Tennessee wildfire death toll raised to 7

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The death toll in the Tennessee wildfires has been raised to 7. (KTRK)

A Tennessee mayor says three more bodies have been recovered after the wildfires in the Great Smoky Mountains, bringing the death toll to seven.

Sevier County Mayor Larry Waters said Wednesday that officials believe more than 400 buildings have been damaged in the county. He also noted that three people who were trapped after the wildfires Monday night have been rescued. He did not go into details about the rescue, and said authorities have not positively identified the dead.

He says search-and-rescue missions are ongoing.

Buddy McLean watched from a deserted Gatlinburg street as flames surrounded his 26-acre hotel nestled in the mountains of eastern Tennessee.



There was nothing he could do.

The Lodge at Buckberry Creek was one of hundreds of buildings destroyed in the area by a deadly wildfire fanned by hurricane-force winds. The blaze injured dozens and turned a usually bustling tourist destination into a ghost town. Thousands of people were displaced Wednesday, nervously awaiting word of when they can get back in the city to see if they still have homes.

"I have 35 employees," McLean said. "All of them lost their jobs overnight."

There were severe thunderstorm warnings for the area as a line of storms moved across the Southeast. Those storms spawned suspected tornadoes in parts of Alabama and Tennessee, killing five people and injuring more than a dozen.

Officials in the Gatlinburg area were worried about mudslides, rock slides and high winds knocking trees onto power lines, perhaps creating new fires similar to the deadly ones that sparked Monday night. Search and rescue teams were still scouring areas they couldn't reach because they were blocked by trees and power lines.

More fires broke out in Gatlinburg overnight, but more rains offered some relief.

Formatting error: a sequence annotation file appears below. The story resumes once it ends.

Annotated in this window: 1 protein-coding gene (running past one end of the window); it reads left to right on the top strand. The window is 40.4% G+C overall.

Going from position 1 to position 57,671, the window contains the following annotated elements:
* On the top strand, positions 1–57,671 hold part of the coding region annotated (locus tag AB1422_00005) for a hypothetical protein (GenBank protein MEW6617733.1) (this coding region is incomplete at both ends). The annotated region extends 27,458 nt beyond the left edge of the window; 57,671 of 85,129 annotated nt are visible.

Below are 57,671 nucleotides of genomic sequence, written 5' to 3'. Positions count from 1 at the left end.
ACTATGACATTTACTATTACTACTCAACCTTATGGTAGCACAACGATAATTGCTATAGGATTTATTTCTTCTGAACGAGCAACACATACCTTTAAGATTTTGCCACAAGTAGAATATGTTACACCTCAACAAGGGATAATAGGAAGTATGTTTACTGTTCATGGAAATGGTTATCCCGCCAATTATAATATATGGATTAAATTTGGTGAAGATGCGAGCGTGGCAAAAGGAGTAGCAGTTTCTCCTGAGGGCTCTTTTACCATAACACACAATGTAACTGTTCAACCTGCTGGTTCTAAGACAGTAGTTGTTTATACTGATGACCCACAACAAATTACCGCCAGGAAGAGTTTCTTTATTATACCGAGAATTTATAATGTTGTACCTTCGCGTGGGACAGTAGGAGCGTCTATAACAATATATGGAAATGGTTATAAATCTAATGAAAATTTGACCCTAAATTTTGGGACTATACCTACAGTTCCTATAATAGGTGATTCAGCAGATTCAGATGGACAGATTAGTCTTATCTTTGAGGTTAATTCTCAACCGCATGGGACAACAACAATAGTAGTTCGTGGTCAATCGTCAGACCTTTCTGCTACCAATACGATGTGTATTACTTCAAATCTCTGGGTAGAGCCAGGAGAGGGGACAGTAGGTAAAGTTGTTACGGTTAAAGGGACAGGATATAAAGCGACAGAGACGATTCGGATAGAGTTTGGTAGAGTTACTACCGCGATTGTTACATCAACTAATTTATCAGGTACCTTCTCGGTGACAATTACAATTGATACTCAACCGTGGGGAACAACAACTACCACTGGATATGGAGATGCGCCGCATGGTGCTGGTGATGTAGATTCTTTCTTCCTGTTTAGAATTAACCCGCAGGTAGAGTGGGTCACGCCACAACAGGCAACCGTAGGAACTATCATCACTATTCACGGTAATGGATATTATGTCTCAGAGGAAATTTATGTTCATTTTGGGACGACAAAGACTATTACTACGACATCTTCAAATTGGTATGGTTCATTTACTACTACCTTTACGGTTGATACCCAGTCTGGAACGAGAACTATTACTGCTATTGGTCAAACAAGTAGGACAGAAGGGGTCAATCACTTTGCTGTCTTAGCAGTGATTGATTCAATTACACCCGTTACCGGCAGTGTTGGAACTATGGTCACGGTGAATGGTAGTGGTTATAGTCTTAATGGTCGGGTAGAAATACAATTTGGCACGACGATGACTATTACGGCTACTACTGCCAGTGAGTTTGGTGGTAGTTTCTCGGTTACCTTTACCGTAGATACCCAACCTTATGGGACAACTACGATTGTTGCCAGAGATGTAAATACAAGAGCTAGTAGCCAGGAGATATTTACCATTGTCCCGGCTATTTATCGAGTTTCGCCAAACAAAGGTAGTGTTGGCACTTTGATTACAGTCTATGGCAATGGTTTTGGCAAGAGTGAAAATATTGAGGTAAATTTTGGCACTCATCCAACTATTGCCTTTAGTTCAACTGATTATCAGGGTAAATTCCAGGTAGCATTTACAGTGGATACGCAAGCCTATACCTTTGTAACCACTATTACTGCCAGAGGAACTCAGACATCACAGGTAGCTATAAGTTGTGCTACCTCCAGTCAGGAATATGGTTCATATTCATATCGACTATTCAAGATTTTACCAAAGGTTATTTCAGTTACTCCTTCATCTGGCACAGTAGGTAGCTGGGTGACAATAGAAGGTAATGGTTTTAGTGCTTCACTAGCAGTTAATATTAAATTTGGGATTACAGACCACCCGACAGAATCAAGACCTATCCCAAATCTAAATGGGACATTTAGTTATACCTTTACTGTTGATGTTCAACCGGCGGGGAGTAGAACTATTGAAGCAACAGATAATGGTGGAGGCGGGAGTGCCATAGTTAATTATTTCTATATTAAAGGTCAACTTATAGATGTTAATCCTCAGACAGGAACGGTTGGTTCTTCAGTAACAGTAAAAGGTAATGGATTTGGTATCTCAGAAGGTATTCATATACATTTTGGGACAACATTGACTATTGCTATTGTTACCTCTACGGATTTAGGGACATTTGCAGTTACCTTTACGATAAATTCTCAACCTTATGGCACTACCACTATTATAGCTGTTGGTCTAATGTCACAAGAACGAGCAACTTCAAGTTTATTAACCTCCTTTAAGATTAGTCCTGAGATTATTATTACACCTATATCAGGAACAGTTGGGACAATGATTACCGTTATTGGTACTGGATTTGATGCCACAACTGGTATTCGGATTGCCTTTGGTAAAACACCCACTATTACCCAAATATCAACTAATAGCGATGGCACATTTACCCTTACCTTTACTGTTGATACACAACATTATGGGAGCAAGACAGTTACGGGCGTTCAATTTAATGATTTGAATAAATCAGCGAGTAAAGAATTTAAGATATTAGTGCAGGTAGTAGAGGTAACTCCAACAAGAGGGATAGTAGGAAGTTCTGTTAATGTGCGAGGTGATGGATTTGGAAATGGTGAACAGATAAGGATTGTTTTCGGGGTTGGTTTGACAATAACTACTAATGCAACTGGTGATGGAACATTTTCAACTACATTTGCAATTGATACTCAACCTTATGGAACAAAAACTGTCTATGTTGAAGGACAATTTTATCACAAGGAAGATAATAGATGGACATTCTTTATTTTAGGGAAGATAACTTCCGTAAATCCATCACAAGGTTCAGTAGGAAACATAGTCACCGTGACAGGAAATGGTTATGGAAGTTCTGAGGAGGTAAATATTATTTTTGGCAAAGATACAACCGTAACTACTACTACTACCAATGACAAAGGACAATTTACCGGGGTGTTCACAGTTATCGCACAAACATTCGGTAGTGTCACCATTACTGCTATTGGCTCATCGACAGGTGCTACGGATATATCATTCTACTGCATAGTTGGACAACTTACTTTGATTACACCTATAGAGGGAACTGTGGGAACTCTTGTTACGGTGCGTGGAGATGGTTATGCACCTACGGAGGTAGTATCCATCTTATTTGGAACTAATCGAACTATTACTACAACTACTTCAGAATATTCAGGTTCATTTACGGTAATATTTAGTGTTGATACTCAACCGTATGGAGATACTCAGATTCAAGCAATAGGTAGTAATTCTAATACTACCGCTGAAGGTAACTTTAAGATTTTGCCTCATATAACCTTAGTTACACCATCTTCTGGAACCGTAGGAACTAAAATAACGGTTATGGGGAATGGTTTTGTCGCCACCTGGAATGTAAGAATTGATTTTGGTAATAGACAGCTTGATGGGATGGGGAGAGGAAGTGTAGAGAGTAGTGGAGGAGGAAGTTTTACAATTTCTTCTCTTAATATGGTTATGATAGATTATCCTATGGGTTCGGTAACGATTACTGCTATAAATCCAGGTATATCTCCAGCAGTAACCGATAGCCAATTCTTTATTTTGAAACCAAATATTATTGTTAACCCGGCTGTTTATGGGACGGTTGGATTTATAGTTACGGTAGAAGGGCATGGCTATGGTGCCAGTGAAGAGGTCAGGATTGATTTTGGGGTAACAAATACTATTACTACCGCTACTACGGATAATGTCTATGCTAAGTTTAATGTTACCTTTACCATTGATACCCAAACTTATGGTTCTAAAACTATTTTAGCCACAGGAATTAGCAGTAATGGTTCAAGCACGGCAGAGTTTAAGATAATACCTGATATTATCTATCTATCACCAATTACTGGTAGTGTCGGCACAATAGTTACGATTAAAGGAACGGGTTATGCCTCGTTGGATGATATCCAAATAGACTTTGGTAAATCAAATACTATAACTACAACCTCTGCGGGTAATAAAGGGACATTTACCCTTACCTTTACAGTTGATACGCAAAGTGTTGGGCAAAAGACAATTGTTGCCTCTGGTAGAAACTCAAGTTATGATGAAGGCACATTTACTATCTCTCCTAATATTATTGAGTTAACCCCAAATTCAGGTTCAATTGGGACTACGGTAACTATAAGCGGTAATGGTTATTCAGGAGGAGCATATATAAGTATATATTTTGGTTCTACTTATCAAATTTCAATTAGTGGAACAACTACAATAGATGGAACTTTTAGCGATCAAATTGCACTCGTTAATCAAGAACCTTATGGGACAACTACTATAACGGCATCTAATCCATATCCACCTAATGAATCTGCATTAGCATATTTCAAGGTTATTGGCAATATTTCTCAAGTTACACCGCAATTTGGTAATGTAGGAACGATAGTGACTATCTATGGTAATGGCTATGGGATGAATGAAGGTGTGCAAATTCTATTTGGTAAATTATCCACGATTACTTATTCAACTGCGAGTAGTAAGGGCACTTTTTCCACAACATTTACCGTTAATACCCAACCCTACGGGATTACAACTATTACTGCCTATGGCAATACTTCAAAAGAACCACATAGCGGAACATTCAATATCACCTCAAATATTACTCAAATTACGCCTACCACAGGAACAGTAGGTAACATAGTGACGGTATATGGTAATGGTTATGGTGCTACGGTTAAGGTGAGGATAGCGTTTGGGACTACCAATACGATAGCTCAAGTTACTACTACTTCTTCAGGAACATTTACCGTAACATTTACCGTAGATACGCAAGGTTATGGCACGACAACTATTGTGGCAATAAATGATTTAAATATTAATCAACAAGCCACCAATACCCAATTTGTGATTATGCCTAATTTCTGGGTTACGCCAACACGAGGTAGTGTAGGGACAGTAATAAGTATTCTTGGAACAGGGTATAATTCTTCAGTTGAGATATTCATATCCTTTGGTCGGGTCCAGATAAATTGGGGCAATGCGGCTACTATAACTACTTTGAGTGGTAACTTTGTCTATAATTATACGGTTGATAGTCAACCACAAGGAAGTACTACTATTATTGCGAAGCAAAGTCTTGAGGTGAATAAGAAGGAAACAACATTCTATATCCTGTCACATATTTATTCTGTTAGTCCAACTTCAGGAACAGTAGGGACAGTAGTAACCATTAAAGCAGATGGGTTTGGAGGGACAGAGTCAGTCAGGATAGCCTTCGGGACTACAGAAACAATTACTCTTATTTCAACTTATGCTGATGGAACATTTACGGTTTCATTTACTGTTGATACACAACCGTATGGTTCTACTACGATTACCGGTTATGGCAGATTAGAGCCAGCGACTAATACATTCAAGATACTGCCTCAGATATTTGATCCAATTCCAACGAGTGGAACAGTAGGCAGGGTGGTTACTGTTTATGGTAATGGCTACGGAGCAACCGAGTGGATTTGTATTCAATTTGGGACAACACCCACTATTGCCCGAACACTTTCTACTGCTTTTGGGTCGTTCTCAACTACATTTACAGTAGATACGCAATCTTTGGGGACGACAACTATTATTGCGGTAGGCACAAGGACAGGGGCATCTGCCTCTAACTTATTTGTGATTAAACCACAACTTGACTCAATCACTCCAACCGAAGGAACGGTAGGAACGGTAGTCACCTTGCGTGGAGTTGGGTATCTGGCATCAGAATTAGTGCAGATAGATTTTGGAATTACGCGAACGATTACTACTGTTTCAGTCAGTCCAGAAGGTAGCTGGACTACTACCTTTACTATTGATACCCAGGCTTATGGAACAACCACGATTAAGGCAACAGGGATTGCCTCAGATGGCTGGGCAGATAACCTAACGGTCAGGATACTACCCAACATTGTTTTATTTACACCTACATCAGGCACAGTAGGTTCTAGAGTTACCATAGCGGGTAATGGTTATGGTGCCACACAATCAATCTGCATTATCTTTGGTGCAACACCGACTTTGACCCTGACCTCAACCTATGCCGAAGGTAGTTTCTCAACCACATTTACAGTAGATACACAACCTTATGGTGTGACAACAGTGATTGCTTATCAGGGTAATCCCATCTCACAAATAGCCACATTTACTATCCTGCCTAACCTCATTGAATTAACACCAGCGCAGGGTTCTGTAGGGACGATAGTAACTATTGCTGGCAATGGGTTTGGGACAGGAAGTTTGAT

"The rain is going to help with the suppression of some of the active fires. The rain may help prevent some of the further brush fires. But I also want to say that unless that rain penetrates deep enough into that duff, into that leaf clutter, then those hotspots can still arise," Gatlinburg Fire Chief Greg Miller said.

The Rocky Top Sports World complex on the outskirts of town was serving as a shelter. Wolf McLellan stumbled into the facility after a day of wandering the streets. He was forced to evacuate a motel where he was staying. He grabbed his guitar, two computers and his social security card and tried to flee with his dog, Kylie.

"She was too scared to move with the smoke and sirens and she just stood there. I didn't want to drag her. I couldn't drag her," he said. "I figured the humane thing to do would be to just cut her loose."

Officials in nearby Pigeon Forge lifted the evacuation order there, but the order still stood in Gatlinburg, where more than 14,000 residents and tourists were forced to leave.

Gatlinburg Mayor Mike Werner said officials were discussing re-opening the city on Friday so business owners can assess damage and hopefully begin paying their employees again.

"You really can't let everybody in yet because there are still areas that haven't been searched, there are still areas where electric lines are down, power poles are down," he said. "Search and safety is basically our main goal. We want to get back open as soon as we can."

The fire destroyed at least 150 buildings in the Gatlinburg area but left others intact. Almost nothing remained of the Castle, perhaps the largest and most iconic home overlooking Gatlinburg. Entire churches disappeared. So did the Cupid's Chapel of Love wedding venue, though its managers promised to move scheduled weddings to a sister venue, Chapel at the Park.

Officials surveying damage said the Westgate Smoky Mountain Resort & Spa - with more than 100 buildings - is likely gone.

The flames reached the doorstep of Dollywood, the theme park named after country music legend and local hero Dolly Parton, but the park was spared any significant damage and will reopen Friday.

Much remained uncertain for a region that serves as the gateway into the Great Smoky Mountains, the country's most visited national park.

At The Lodge at Buckberry Creek, McLean isn't giving up.

His grandfather bought the land in 1945, and he developed a subdivision on part of the land and built the hotel 14 years ago on the mountainside to take advantage of the views of Mt. LeConte.

In one night, it was gone.

McLean said four rooms were booked and another 15 people were having a private dinner when the hotel's chef and event coordinator told everyone to evacuate. McLean said he has not seen the property yet.

"We're going to plan to rebuild," he said.
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